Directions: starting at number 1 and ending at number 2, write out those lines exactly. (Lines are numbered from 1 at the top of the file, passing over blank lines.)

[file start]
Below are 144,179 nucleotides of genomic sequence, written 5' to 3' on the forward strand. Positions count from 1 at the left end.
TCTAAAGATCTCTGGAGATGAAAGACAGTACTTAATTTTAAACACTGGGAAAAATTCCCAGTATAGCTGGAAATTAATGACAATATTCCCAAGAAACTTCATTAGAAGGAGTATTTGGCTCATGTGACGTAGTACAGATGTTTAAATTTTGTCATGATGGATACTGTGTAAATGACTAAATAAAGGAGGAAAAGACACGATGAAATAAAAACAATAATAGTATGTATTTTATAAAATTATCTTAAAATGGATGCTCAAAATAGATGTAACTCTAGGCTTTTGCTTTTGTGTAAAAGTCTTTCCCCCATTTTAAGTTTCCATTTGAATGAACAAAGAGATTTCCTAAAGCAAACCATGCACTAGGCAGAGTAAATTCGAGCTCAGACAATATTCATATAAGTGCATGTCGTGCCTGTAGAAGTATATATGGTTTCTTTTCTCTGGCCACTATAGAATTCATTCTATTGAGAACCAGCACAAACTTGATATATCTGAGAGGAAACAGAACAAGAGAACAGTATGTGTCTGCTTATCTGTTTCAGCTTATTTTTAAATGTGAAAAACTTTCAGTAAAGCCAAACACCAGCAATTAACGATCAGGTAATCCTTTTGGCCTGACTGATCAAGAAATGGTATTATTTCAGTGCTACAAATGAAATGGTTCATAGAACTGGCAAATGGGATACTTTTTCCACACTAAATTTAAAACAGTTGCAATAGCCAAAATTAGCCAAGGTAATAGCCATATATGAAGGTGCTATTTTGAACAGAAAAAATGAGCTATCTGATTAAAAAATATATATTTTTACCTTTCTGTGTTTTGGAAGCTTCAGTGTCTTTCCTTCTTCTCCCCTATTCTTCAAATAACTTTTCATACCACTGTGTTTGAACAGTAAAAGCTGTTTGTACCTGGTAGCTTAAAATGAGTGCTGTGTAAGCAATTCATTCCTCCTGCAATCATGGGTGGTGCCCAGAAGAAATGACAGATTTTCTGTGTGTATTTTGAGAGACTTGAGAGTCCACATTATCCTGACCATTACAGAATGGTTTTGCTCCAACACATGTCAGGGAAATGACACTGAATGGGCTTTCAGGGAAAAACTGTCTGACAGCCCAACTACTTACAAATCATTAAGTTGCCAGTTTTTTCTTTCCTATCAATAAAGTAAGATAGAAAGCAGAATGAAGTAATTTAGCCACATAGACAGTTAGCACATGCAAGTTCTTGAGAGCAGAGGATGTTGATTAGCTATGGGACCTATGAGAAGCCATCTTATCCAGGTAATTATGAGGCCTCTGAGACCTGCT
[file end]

Below are 144,179 nucleotides of genomic sequence, written 5' to 3' on the forward strand. Positions count from 1 at the left end.
TCTAAAGATCTCTGGAGATGAAAGACAGTACTTAATTTTAAACACTGGGAAAAATTCCCAGTATAGCTGGAAATTAATGACAATATTCCCAAGAAACTTCATTAGAAGGAGTATTTGGCTCATGTGACGTAGTACAGATGTTTAAATTTTGTCATGATGGATACTGTGTAAATGACTAAATAAAGGAGGAAAAGACACGATGAAATAAAAACAATAATAGTATGTATTTTATAAAATTATCTTAAAATGGATGCTCAAAATAGATGTAACTCTAGGCTTTTGCTTTTGTGTAAAAGTCTTTCCCCCATTTTAAGTTTCCATTTGAATGAACAAAGAGATTTCCTAAAGCAAACCATGCACTAGGCAGAGTAAATTCGAGCTCAGACAATATTCATATAAGTGCATGTCGTGCCTGTAGAAGTATATATGGTTTCTTTTCTCTGGCCACTATAGAATTCATTCTATTGAGAACCAGCACAAACTTGATATATCTGAGAGGAAACAGAACAAGAGAACAGTATGTGTCTGCTTATCTGTTTCAGCTTATTTTTAAATGTGAAAAACTTTCAGTAAAGCCAAACACCAGCAATTAACGATCAGGTAATCCTTTTGGCCTGACTGATCAAGAAATGGTATTATTTCAGTGCTACAAATGAAATGGTTCATAGAACTGGCAAATGGGATACTTTTTCCACACTAAATTTAAAACAGTTGCAATAGCCAAAATTAGCCAAGGTAATAGCCATATATGAAGGTGCTATTTTGAACAGAAAAAATGAGCTATCTGATTAAAAAATATATATTTTTACCTTTCTGTGTTTTGGAAGCTTCAGTGTCTTTCCTTCTTCTCCCCTATTCTTCAAATAACTTTTCATACCACTGTGTTTGAACAGTAAAAGCTGTTTGTACCTGGTAGCTTAAAATGAGTGCTGTGTAAGCAATTCATTCCTCCTGCAATCATGGGTGGTGCCCAGAAGAAATGACAGATTTTCTGTGTGTATTTTGAGAGACTTGAGAGTCCACATTATCCTGACCATTACAGAATGGTTTTGCTCCAACACATGTCAGGGAAATGACACTGAATGGGCTTTCAGGGAAAAACTGTCTGACAGCCCAACTACTTACAAATCATTAAGTTGCCAGTTTTTTCTTTCCTATCAATAAAGTAAGATAGAAAGCAGAATGAAGTAATTTAGCCACATAGACAGTTAGCACATGCAAGTTCTTGAGAGCAGAGGATGTTGATTAGCTATGGGACCTATGAGAAGCCATCTTATCCAGGTAATTATGAGGCCTCTGAGACCTGCT